to the funnel, which otherwise may cause unnormal
wear, of the inside of the funnel. In FIG. 5 there is
shown an embodiment of a funnel having such bores 26
When the rotor rotates the fan blades 24 and the external 30 as well as concentric grooves 25-.
tube ‘23 are thus brought along, a cooling air stream be
As shown in FIGS. 6‘ and 7 the bracket 22 carrying
ing formed between the rotor part 21 ‘and the tube 23.
the gutter 1-2, 13 is adjustable in longitudinal direction
Of course also other embodiments may be contem
by means of a feeding mechanism generally indicated at
plated tor providing the effect stated. Thus a good
39. Such mechanism comprises a rotatable screw 31
cooling effect may be attained if, for instance, an air
which can be rotated by means of a hand-wheel 32 and is
stream is directed into the interspace between the rotor
screwed into the threaded bore of an arm 33 projecting
and a concentric tube surrolmding the same.
laterally from the base 34 of the bracket 22. The base
The cylindrical part of the rotor may of course also
34 is guided longitudinally in guide ways formed in the
be provided with double walls so that cooling is effected
guides 35 which in turn are carried on the stationary
by means of a ?ow of liquid which is caused to circulate 40 beams 36. By rotating the screw 31 the bracket 22 with
in the interspace.
the gutter ‘12, 13 will thus be adjusted longitudinally.
It has proved to‘ be a, great advantage if the bracket 22_
An erosion protective and heat insulating layer may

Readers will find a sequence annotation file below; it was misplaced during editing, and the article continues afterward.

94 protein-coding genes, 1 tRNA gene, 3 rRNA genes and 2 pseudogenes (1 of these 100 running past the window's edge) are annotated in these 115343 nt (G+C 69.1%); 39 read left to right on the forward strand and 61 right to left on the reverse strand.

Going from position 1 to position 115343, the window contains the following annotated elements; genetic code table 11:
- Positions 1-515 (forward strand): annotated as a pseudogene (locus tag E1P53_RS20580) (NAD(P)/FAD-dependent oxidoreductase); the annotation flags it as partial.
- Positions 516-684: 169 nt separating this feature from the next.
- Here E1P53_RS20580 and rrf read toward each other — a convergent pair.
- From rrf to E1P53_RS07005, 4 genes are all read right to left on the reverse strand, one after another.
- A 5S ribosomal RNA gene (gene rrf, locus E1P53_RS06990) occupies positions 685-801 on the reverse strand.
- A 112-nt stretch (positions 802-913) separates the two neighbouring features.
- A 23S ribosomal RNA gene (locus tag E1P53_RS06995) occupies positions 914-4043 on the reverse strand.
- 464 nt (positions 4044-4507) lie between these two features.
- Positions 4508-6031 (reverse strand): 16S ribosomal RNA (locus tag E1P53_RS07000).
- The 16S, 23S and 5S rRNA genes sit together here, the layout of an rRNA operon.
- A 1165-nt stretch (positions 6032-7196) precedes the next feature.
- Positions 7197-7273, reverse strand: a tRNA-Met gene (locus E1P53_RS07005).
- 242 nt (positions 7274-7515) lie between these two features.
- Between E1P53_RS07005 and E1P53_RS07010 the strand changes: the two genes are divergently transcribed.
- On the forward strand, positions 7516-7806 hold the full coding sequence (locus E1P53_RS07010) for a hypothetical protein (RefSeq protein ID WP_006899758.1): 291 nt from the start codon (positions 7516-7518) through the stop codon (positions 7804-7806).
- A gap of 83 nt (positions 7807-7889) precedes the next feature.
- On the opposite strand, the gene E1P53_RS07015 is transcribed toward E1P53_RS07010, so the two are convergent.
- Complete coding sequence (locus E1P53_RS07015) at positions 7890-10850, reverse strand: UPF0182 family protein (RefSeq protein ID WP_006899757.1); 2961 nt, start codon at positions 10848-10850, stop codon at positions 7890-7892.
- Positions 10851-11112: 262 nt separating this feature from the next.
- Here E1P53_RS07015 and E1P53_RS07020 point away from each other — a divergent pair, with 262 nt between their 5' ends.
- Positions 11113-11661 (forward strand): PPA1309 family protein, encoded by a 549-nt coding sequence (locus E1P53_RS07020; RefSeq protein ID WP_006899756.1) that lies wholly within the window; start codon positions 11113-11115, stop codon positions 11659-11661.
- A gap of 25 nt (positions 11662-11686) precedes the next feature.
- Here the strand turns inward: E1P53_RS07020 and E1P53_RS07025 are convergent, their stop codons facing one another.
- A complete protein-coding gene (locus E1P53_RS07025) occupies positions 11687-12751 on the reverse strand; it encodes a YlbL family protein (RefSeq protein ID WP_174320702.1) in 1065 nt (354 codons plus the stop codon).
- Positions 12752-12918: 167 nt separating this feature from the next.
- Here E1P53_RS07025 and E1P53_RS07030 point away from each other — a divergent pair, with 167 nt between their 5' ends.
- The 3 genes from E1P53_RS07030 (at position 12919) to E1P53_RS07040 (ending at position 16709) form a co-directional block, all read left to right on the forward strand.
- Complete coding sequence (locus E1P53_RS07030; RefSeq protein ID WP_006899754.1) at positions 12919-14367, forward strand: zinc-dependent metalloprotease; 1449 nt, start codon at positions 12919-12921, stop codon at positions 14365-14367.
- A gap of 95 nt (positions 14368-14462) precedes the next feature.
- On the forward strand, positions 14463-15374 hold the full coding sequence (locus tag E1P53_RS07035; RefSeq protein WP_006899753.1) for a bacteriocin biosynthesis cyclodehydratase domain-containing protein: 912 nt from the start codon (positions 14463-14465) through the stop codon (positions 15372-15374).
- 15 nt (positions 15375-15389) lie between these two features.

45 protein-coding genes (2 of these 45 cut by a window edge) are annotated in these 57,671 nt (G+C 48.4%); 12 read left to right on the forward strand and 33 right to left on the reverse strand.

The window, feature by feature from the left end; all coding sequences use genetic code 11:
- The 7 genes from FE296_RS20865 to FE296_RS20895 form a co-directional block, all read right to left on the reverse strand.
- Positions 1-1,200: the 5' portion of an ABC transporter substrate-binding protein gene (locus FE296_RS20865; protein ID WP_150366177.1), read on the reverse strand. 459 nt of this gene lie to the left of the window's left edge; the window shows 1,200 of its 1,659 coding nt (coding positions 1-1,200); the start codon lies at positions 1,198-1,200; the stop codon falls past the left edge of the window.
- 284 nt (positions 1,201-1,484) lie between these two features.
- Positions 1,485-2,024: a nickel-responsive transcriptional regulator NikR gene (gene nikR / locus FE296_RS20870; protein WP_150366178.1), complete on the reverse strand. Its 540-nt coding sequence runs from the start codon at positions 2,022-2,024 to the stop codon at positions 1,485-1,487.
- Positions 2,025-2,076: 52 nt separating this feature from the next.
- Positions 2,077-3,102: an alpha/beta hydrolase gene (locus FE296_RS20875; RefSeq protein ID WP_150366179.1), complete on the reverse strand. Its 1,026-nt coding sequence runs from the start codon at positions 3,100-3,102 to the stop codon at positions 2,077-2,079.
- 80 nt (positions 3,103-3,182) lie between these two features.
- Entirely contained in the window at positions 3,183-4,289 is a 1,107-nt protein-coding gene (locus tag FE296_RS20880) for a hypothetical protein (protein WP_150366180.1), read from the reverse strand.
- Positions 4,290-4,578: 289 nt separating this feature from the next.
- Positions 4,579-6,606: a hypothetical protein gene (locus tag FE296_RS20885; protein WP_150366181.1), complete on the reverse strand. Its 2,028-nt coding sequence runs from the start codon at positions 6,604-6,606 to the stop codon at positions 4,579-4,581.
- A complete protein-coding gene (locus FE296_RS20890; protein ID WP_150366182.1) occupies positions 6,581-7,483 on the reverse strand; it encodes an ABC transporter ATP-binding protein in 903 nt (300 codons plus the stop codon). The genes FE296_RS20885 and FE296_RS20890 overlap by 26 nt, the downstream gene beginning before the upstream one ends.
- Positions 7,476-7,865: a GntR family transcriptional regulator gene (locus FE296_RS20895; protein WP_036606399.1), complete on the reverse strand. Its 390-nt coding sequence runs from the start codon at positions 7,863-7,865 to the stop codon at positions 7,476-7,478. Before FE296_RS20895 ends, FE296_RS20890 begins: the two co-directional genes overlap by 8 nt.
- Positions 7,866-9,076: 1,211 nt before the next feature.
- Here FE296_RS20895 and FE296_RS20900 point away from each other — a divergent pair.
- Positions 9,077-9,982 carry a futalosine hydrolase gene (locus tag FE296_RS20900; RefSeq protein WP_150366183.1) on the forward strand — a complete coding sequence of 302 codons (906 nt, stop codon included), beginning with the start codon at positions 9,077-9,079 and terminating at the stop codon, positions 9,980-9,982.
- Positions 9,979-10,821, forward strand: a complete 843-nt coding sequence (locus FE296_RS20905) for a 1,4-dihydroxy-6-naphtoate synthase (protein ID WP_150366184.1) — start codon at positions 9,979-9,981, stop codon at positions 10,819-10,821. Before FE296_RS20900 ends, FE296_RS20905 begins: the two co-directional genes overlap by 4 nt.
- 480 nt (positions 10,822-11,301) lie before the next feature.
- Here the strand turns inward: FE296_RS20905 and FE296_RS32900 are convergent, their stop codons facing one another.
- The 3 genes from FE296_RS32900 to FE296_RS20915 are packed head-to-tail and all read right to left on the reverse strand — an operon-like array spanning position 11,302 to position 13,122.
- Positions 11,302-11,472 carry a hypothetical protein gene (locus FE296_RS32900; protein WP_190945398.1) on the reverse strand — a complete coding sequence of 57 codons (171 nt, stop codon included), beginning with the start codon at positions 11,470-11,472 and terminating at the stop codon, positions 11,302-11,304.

during the starting operation may be displaced so that the
also be provided by a ceramic material having a high
jet 14- of melt drops outside the funnel 15. The jet of
resistance being ?lled in the concentrical grooves.
melt will then, by the bracket being slowly moved back 45 heat
It has been found that a suitable material for the fun
wards, preheat the rotating funnel. When the jet then
nels 15, 15a is a high-tensile rustproof steel having a
strikes the funnel in the proper point for throwing, the
chromium content of about 13%.
funnel is thus preheated. If, in starting, the jet is al
A suitable periphery speed of the funnel 15 according
lowed to strike the cold funnel directly without this pre
to FIG. 1 when throwing a certain melt of mineral may
heating there is a risk of the melt solidifying, which may
be, for instance, about 80 m./sec., which approximately
easily cause unbalance and leads to a bursting of the
corresponds to the rotary speed of 70 revolutions per
solidi?ed melt layer.
second at a funnel opening diameter of 350' mm.
According to FIG. 3 the melt 14 strikes the inner sur
When using two concentrical funnels 15, 15a accord
face of a funnel 15 in the same manner as previously
ing
FIG. 3, the funnel end 15 is suitably provided
stated, but the disintegrated and rotating melt 14a is 55 with toa diameter
of about 250 mm. and rotates at a speed
caught, after it has left the edge of the funnel 15, by the
of 30 r.p.rs., while the tunnel end 15a may have a diam
inner surface of a second funnel 15a which is mounted
eter of 350 mm. and a rotary speed of 70 r.p.s.
concentrically in relation to the ?rst mentioned funnel
The diameter of the ring 17 should be adjusted in such
15 but rotates at a higher angular speed than this funnel.
a way that it is about 200 mm. larger than the diameter
This embodiment has certain advantages, especially as 60 of
the funnel end. Good results have been attained with
regards the capacity.
a series of holes drilled about the ring and having a diam
In the manufacture of mineral wool, for instance, it
eter of 3
and a spacing of 3 cm. The ring has then
has proved advisable to‘ use a mineral melt of the same
character as that used in the usual blowing process, for
instance, molten blast ‘furnace slag or suitable molten
species of stone or a mixture thereof. ' The temperature